|Overall Rating||Liked it!|
|Riding Level||Intermediate - Expert|
|Fits Boot size (US)||8-10|
|Manufactured in||SWS in Dubai|
|Camber Profile||Traditional Camber|
|Approx. Weight||Feels Normal|
|On Snow Feel|
Rome Reverb 2015 - 2012 Review by The Good Ride
The Rome Reverb is a little softer than it’s predecessor the Graft but the shape and sizing is pretty much the same. The 2013 Rome Reverb is the same as the 2012. Like the Graft it’s made for a technical approach to freestyle and is still one of the company favorites when it comes to a do anything camber freestyle board.
Ethics Statement: We don’t get paid by the manufacturer to write these reviews. We do make money from the “Where To Buy” links, but this is our best attempt at an honest and objective review from an average riders’ perspective.
Conditions: Hard to well-groomed snow.
Riders: James and Jimbo
Bindings Used- Union Contact Pro, Burton Malavita
Boots: Burton Ion and Burton SLX
Set Up- Centered approximately 23″ wide 15 front -15 back
Weight: 6.4lbs Size 164
On Snow Feel: The Rome Reverb is pretty stable and predictable. Like all camber boards, they can be a little catchy but it’s very mellow on the camber scale. The board is easy to one foot/skate and flat base. It’s the kind of board that is all about approaching the mountain at a slower pace and treating it like a jib or jump park. It’s also really fun in the jib and jump park too.
Powder: The Rome Reverb Rocker is much better here but if you are an old schooler you will know what to expect.
Speed: The Rome Reverb isn’t going to win any awards here when it comes to speed but it does have a nice 0-Park obstacle acceleration that many boards in this price range don’t. This is because the base is fast but it’s a soft flexing board.
Weight- Not super light or super heavy. It’s on the medium side of light.
Turn Initiation- The Reverb can turn well even though it has that spiny floaty jibby feel. If you’re in a steep critical situation it will always turn where you need it to go.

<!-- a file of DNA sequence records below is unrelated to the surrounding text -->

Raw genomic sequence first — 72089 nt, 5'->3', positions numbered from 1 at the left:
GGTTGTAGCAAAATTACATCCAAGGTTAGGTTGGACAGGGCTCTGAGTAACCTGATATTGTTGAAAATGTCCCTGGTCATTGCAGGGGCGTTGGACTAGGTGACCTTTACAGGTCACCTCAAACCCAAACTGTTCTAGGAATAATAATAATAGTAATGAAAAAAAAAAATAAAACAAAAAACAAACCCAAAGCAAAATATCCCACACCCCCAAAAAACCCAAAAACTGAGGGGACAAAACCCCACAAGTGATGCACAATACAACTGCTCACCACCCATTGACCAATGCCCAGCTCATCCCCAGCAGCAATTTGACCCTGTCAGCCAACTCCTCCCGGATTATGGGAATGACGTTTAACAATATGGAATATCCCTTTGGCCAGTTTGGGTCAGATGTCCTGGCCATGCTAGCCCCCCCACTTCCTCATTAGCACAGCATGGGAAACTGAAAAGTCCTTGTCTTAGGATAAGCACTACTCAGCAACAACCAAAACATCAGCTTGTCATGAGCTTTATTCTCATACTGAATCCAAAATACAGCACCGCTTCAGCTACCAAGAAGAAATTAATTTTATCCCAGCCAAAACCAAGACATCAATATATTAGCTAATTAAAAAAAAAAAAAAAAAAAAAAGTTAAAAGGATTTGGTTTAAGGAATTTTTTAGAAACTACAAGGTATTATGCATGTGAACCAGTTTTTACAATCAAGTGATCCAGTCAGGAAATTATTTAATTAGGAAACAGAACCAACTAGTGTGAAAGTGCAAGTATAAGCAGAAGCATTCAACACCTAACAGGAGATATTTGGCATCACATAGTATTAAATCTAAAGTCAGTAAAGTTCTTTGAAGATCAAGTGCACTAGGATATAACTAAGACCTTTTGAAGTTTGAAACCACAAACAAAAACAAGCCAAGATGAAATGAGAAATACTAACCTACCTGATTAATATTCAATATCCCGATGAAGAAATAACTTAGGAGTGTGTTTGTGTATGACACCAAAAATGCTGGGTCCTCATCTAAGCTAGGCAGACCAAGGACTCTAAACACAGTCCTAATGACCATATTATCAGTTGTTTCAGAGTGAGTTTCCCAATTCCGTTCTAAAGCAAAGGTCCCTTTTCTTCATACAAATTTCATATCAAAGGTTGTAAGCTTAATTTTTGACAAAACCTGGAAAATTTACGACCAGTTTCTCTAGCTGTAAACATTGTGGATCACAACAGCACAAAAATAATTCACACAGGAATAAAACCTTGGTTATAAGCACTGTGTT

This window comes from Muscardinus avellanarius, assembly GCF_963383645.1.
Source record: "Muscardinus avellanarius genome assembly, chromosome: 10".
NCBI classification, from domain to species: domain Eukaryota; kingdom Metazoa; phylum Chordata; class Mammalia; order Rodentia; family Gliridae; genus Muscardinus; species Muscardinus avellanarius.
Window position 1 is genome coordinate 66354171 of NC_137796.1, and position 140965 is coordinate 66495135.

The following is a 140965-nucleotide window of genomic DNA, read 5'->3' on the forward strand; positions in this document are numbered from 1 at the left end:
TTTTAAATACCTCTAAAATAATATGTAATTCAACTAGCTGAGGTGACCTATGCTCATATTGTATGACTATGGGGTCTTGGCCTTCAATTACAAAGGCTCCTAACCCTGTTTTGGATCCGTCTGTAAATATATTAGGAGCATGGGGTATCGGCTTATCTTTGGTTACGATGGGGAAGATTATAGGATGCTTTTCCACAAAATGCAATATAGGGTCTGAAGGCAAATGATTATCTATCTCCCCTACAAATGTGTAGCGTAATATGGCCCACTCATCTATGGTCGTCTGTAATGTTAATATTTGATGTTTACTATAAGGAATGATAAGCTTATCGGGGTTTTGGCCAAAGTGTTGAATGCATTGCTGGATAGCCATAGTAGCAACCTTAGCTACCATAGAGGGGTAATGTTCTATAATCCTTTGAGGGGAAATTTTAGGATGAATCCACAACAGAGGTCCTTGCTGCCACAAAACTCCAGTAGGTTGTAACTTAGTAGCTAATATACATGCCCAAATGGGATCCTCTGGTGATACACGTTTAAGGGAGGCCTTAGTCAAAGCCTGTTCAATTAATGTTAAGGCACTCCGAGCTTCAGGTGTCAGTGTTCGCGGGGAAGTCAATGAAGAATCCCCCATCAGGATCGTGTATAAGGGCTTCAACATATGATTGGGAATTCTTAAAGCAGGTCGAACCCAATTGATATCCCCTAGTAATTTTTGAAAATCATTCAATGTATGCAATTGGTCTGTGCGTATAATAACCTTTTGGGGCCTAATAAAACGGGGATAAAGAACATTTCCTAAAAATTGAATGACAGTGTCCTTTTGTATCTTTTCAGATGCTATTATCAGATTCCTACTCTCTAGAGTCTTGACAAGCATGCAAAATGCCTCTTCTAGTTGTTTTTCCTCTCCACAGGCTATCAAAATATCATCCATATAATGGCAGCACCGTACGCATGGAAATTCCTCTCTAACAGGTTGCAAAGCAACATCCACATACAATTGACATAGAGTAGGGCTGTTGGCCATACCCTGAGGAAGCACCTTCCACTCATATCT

Edge Hold: It’s sufficient when the edges are not de-tuned. It holds a rail fine on a turn but its nothing you want out on an icy day or on an icy pipe wall especially if you ride in the jib park a lot. Even though this is a camber board we would have still liked to see the “quickrip” sidecut. It’s always better to have extra edge hold.
Carving– The Reverb is not made for carving but if you decide to leave the park and play around carving regular or switch it will do a pretty good job. Still, it’s a true twin so it’s not going to own it here.
Flex: It’s pretty soft and flexy but not super soft. It’s enough to butter a bit and also give a pretty good spring when it comes to ollie.
Switch: There is no difference riding either direction.
Pipe: The Reverb isn’t going to own the pipe but it could be good if you like a softer board or only spring-like sessions or keep the edges sharp.
Jibbing- This is a great jib park board in a camber kind of way for those older school or more technical riders. The Reverb Rocker offers a little more of a forgiving ride but they are both great in different ways.
Jumps: This might be one of the Reverbs best qualities. There is lot’s of spring here if you want to generate your own air. Even though it’s camber the Reverb almost has that hybrid rocker feel like it wants to spin as you hit the kicker.
Rome Reverb Specs
Rome Reverb Images
Rome Company Information
Rome Reverb User Reviews
Awsm 360° Park Board
In my opinion, this is one of the best park board out there.
Perfect flex: stiff enough for boosting out of kickers, soft enough for hitting rails. Stable and predictable on transitions, soft on landings, lock on presses and boardslides with ease.
If you, like me, still prefer camber and ride almost every feature of the park (from 10m kickers to downrails), this is the perfect choice. Because of low tips, I wouldn't use it on powder, but for cruising, olleing stuff and press around, this board is very very fun.